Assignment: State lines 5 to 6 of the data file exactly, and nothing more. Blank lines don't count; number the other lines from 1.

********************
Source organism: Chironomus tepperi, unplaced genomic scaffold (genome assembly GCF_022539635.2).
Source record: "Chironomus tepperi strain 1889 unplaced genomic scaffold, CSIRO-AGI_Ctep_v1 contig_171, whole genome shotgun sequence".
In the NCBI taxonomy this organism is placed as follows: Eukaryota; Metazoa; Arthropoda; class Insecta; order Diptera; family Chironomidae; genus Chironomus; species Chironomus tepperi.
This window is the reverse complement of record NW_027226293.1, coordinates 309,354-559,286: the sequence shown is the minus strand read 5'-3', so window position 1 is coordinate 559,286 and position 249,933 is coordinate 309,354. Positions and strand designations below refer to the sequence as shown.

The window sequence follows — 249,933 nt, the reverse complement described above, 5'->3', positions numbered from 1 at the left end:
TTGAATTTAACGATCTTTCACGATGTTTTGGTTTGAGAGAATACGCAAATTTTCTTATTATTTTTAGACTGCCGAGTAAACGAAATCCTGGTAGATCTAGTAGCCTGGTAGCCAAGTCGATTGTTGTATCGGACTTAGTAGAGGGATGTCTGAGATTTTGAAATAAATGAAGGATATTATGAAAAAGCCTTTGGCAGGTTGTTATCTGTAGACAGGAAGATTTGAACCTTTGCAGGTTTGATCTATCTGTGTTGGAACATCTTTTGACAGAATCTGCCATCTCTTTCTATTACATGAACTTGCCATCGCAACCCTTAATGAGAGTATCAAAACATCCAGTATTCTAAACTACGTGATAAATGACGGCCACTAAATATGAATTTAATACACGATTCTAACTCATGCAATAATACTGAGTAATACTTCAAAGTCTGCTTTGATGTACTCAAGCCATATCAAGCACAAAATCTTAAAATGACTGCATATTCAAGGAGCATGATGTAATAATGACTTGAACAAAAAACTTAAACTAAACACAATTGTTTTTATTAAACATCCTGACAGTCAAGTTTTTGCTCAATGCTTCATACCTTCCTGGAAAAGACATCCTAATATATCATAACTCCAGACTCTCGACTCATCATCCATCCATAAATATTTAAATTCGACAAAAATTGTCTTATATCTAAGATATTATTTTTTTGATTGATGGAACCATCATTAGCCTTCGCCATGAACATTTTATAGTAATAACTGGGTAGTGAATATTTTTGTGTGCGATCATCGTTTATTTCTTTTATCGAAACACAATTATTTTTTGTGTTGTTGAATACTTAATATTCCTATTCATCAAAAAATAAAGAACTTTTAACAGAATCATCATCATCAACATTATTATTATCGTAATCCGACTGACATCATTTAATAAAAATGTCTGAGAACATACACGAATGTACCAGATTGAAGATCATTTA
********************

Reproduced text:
The window sequence follows — 249,933 nt, the reverse complement described above, 5'->3', positions numbered from 1 at the left end:
TTGAATTTAACGATCTTTCACGATGTTTTGGTTTGAGAGAATACGCAAATTTTCTTATTATTTTTAGACTGCCGAGTAAACGAAATCCTGGTAGATCTAGTAGCCTGGTAGCCAAGTCGATTGTTGTATCGGACTTAGTAGAGGGATGTCTGAGATTTTGAAATAAATGAAGGATATTATGAAAAAGCCTTTGGCAGGTTGTTATCTGTAGACAGGAAGATTTGAACCTTTGCAGGTTTGATCTATCTGTGTTGGAACATCTTTTGACAGAATCTGCCATCTCTTTCTATTACATGAACTTGCCATCGCAACCCTTAATGAGAGTATCAAAACATCCAGTATTCTAAACTACGTGATAAATGACGGCCACTAAATATGAATTTAATACACGATTCTAACTCATGCAATAATACTGAGTAATACTTCAAAGTCTGCTTTGATGTACTCAAGCCATATCAAGCACAAAATCTTAAAATGACTGCATATTCAAGGAGCATGATGTAATAATGACTTGAACAAAAAACTTAAACTAAACACAATTGTTTTTATTAAACATCCTGACAGTCAAGTTTTTGCTCAATGCTTCATACCTTCCTGGAAAAGACATCCTAATATATCATAACTCCAGACTCTCGACTCATCATCCATCCATAAATATTTAAATTCGACAAAAATTGTCTTATATCTAAGATATTATTTTTTTGATTGATGGAACCATCATTAGCCTTCGCCATGAACATTTTATAGTAATAACTGGGTAGTGAATATTTTTGTGTGCGATCATCGTTTATTTCTTTTATCGAAACACAATTATTTTTTGTGTTGTTGAATACTTAATATTCCTATTCATCAAAAAATAAAGAACTTTTAACAGAATCATCATCATCAACATTATTATTATCGTAATCCGACTGACATCATTTAATAAAAATGTCTGAGAACATACACGAATGTACCAGATTGAAGATCATTTA